|Mike McLatchey||28-April-2001||Lar de Maravilhas|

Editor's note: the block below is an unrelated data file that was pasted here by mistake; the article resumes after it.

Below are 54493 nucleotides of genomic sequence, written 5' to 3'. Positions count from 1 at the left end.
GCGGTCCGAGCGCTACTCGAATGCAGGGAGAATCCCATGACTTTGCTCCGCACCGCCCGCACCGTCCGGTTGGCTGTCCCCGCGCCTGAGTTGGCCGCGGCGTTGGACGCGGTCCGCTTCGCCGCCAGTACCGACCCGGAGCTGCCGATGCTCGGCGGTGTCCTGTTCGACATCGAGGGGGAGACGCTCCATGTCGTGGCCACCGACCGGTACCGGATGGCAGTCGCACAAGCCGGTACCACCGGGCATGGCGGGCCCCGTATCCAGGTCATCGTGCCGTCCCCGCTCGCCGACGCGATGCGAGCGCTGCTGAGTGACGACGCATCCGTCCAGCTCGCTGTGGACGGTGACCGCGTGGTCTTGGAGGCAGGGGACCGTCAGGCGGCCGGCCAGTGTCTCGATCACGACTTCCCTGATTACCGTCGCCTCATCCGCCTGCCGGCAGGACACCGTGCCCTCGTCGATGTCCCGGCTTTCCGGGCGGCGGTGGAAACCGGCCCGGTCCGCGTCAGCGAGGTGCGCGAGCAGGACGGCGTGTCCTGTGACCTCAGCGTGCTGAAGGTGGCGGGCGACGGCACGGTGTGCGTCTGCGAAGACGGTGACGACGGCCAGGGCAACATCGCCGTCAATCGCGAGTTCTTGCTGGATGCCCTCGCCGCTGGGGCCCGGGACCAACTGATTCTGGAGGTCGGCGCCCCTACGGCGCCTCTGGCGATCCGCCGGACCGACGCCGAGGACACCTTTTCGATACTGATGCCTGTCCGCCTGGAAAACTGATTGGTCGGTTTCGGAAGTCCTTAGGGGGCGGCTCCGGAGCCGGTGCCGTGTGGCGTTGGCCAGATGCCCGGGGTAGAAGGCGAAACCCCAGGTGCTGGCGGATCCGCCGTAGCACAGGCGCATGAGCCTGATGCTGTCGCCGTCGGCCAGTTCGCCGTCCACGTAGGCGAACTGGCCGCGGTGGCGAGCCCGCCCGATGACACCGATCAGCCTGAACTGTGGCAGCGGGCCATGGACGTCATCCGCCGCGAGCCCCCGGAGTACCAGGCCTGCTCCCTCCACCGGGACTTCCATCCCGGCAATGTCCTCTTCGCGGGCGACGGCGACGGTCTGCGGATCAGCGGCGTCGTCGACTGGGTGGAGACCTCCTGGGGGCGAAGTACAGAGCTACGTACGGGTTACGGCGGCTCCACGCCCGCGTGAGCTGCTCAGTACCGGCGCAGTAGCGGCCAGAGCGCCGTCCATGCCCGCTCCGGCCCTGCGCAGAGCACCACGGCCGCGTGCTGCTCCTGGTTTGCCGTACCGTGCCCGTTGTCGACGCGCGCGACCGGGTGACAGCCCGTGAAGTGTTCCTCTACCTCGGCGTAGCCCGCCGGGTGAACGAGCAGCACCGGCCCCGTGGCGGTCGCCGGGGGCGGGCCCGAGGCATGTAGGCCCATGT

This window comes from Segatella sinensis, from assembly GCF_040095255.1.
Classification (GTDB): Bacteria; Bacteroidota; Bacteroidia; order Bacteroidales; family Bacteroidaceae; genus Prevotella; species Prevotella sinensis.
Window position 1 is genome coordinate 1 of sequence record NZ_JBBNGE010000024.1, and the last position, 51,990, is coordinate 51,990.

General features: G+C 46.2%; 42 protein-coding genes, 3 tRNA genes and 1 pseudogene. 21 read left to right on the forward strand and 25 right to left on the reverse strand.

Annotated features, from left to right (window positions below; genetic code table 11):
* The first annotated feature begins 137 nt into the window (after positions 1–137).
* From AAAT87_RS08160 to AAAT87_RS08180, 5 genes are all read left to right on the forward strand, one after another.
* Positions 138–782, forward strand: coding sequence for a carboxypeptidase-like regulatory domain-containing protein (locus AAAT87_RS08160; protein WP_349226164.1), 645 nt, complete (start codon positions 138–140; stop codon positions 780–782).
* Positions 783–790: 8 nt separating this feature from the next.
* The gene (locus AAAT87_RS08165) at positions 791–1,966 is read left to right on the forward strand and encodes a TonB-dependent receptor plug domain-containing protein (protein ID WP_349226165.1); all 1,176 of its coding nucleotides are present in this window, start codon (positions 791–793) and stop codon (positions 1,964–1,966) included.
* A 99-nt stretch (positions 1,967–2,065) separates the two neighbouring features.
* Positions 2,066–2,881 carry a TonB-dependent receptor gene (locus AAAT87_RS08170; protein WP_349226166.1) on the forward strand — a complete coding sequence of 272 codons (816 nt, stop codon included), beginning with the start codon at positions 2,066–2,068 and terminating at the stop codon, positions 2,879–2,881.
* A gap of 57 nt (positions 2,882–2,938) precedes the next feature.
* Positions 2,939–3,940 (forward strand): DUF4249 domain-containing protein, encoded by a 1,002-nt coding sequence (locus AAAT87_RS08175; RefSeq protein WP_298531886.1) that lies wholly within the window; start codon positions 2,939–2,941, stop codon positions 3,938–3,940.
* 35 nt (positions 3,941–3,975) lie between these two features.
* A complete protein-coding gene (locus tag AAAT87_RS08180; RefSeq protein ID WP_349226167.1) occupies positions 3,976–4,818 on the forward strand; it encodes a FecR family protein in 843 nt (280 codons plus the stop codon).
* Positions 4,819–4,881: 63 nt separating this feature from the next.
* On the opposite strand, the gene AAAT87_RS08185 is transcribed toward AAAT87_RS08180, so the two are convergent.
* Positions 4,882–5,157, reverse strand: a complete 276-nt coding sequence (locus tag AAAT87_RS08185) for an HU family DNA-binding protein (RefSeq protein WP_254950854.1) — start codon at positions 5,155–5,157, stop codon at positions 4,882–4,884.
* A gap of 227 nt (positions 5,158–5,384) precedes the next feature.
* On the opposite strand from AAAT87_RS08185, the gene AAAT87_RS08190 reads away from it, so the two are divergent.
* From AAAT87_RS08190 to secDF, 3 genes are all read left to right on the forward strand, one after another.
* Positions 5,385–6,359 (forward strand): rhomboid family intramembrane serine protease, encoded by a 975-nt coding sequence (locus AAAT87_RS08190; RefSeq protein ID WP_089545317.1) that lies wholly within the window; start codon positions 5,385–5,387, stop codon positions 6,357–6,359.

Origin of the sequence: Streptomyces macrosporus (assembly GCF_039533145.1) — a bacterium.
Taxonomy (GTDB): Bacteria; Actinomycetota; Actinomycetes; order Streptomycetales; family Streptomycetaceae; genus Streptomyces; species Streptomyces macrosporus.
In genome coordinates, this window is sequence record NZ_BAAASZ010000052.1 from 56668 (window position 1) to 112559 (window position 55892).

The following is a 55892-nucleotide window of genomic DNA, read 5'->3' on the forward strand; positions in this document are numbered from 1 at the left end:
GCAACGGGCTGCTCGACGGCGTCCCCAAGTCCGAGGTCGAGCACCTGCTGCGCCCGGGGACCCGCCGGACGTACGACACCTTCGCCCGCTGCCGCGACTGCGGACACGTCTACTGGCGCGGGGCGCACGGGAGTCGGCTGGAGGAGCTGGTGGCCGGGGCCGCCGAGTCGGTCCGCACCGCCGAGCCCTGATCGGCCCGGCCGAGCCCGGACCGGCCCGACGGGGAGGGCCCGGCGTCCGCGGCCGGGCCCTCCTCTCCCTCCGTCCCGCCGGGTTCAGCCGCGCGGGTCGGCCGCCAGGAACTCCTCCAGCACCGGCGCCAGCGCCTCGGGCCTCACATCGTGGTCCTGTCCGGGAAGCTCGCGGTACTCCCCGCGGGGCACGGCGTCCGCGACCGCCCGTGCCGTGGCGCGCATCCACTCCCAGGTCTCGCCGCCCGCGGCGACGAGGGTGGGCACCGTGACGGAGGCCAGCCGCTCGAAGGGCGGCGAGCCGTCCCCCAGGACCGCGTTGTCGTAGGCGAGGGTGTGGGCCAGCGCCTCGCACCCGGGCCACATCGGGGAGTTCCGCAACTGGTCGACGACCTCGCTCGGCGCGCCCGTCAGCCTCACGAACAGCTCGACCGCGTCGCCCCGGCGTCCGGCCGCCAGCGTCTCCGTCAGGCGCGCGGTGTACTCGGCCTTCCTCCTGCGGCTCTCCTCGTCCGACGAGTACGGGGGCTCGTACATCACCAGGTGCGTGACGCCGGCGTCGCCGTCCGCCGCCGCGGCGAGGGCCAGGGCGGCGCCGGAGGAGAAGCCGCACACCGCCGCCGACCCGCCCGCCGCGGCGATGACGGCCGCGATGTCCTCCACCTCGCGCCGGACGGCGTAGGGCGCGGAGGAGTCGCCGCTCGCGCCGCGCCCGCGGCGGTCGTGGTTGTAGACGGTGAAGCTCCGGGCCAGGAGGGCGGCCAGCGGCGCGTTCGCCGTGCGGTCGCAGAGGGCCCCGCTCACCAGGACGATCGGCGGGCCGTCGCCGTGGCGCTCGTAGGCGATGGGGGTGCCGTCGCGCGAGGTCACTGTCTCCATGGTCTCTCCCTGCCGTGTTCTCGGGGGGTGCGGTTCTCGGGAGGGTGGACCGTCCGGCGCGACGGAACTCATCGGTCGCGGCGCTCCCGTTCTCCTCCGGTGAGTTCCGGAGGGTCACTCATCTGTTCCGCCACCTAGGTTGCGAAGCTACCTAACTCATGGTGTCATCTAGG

This used to be one of the most in-demand Brazilian progressive rock albums, although its reputation was far more inflated than its actual worth. A mixed bag, Casa das Maquinas works all over the map on their debut album. Opener "Vou Morar Noar" is decidedly Beatlesque. Title track "Lar de Maravilhas" is one of several symphonic-oriented pieces on the album and definitely one of those that gets this album its reputation. "Astral Lização" and "Cilindro Cônico" work in a spacious, symphonic style that is reminiscent of artists like José Cid, Pulsar and Pablo "El Enterrador" - full of keyboards, especially organs, string and lead synths. "Vale Verde" is the culmination of this style, featuring both instrumental and vocal sections of great beauty, on par with the best Brazilian symphonic rock a la Bacamarte or Tellah. "Raios de Luna" suffers from the same symptoms as other like-minded symphonic pieces and is thus indistinguishable from many other 70's ballads. However, the piece is genius compared to the follow-up track, "Epidemia de Rock," one of those forgettable rock boogies with pounding piano that will have you running for the skip button. The narrated closer breeds more incongruousness, a return to the symphonic feel of the middle tracks, but with a less impressive effect. Truly a strange collection of songs, from superb symphonic flights to the depths of banality. It's not much more than a mere curiosity overall.
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